Introduction to Philosophy/Logic/Some Properties of the Logical Connectives

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Introduction to Philosophy > Logic > Some Properties of the Logical Connectives


∧ and ∨ are commutative:

  • p ∧ q gives the same result as q ∧ p;
  • p ∨ q gives the same result as q ∨ p.

∧ and ∨ are associative:

  • (p ∧ q) ∧ r gives the same result as p ∧ (q ∧ r);
  • (p ∨ q) ∨ r gives the same result as p ∨ (q ∨ r).

∧ is distributive over ∨:

  • p ∧ (q ∨ r) gives the same result as (p ∧ q) ∨ (p ∧ r);
  • (p ∨ q) ∧ r gives the same result as (p ∧ r) ∨ (q ∧ r).

∨ is distributive over ∧:

  • p ∨ (q ∧ r) gives the same result as (p ∨ q) ∧ (p ∨ r);
  • (p ∧ q) ∨ r gives the same result as (p ∨ r) ∧ (q ∨ r).

I say 'gives the same result as' since we have yet to talk about equality.

Those of you who know a little bit about abstract algebra will recognise that ({T, F}, ∨, ∧) is a ring - indeed it is a commutative ring with identity, and with only two elements, it is as simple a ring as you can get without being totally trivial or degenerate. To prove this, we need to observe, in addition to the commutative, associative and distributive properties above, that:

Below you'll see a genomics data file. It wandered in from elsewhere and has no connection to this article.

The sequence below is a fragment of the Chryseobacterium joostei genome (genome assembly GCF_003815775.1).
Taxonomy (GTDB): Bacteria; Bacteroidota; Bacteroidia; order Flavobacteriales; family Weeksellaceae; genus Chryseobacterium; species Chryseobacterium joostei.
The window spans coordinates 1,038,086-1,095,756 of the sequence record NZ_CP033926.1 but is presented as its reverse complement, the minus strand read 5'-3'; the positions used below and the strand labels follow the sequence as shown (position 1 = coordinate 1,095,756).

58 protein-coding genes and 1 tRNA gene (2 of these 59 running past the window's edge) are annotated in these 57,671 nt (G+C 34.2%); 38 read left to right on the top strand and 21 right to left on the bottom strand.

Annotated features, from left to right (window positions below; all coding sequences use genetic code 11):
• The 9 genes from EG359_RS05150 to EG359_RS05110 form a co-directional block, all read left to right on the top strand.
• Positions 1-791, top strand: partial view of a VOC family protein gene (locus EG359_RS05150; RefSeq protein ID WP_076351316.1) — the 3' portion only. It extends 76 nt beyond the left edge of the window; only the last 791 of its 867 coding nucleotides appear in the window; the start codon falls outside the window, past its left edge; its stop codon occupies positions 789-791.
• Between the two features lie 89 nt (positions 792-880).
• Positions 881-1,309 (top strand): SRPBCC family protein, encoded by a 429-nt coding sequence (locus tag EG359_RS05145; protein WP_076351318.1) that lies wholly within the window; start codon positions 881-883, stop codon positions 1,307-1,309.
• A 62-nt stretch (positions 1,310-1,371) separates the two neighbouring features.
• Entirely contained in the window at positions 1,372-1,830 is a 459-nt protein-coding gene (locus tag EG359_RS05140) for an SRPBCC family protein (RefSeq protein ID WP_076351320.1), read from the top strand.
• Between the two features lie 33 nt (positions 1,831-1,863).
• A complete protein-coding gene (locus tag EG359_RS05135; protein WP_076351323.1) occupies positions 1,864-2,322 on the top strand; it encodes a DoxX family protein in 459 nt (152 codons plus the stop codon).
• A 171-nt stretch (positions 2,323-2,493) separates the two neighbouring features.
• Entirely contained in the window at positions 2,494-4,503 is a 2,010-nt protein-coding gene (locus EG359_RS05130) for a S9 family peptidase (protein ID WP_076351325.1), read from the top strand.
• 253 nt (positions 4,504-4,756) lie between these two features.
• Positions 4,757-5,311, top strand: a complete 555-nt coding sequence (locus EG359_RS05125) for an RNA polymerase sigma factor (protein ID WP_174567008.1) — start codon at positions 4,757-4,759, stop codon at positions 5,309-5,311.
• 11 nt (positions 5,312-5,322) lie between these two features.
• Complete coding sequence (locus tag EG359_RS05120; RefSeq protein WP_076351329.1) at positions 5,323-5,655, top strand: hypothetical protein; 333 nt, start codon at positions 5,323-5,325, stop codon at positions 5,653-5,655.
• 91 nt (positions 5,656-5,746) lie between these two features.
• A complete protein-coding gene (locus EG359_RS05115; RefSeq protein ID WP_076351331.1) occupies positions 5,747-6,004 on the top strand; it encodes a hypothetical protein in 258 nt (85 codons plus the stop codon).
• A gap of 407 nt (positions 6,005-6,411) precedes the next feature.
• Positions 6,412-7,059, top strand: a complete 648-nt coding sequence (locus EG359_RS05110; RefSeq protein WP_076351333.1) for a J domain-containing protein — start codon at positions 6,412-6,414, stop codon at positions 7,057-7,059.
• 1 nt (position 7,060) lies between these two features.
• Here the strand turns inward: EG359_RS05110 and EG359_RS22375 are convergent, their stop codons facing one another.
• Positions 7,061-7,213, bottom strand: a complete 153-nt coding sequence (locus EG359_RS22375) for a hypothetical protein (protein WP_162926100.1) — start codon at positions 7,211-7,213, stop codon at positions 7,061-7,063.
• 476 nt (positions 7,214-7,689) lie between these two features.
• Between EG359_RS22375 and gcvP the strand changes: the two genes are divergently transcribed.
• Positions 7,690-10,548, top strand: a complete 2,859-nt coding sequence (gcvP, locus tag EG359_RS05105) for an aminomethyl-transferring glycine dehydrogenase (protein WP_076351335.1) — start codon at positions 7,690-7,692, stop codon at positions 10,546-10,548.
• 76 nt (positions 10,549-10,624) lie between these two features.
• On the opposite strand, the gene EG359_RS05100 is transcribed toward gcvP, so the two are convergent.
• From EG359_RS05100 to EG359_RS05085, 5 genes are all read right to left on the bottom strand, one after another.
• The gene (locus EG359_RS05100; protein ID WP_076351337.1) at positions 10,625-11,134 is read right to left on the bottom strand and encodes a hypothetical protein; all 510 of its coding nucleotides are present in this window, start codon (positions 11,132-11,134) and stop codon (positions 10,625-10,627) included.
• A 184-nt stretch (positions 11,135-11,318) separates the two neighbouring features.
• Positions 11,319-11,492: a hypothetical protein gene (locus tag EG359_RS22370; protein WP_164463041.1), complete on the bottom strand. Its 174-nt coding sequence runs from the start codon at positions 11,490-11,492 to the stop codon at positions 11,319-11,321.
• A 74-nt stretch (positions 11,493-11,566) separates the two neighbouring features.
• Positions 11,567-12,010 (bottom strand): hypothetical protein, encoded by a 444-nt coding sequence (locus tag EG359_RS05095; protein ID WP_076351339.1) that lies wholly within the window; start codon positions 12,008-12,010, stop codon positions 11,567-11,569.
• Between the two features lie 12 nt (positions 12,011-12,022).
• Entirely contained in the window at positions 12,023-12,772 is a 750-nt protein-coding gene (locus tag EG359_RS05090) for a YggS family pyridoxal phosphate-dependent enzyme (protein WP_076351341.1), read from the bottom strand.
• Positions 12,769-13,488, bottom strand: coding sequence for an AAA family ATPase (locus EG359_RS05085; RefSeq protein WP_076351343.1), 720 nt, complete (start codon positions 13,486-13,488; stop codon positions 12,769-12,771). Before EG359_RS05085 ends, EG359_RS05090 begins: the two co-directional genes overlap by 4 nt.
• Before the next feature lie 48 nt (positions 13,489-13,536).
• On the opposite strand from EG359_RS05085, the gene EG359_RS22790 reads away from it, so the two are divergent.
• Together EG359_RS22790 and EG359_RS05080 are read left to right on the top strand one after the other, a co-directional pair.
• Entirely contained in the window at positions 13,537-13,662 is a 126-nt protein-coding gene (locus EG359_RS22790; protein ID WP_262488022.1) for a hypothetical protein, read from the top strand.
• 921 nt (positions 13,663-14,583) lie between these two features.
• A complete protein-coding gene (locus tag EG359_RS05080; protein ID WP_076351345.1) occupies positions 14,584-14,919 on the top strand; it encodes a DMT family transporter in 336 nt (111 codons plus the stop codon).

• F acts as a zero: F ∨ p is the same as p for any p ∈ {T, F};
  • T acts as a one: T ∧ p is the same as p;
  • F is the ∨-inverse of all the elements of our ring: p ∨ F is the same as p.

If you are not familiar with abstract algebra, just observe that ∨ and ∧ with T and F behave a bit like addition and multiplication with numbers. Note that ∨ ('or') is the connective that corresponds to addition in this analogy, even though we often say 'and' when we mean 'plus' as in '3 and 4 equals 7'.

That our connectives ∧ and ∨ behave as a ring could be considered be an interesting result about the nature of reason - it shows that our propositional calculus has a structure similar to structures to be found elsewhere in mathematics.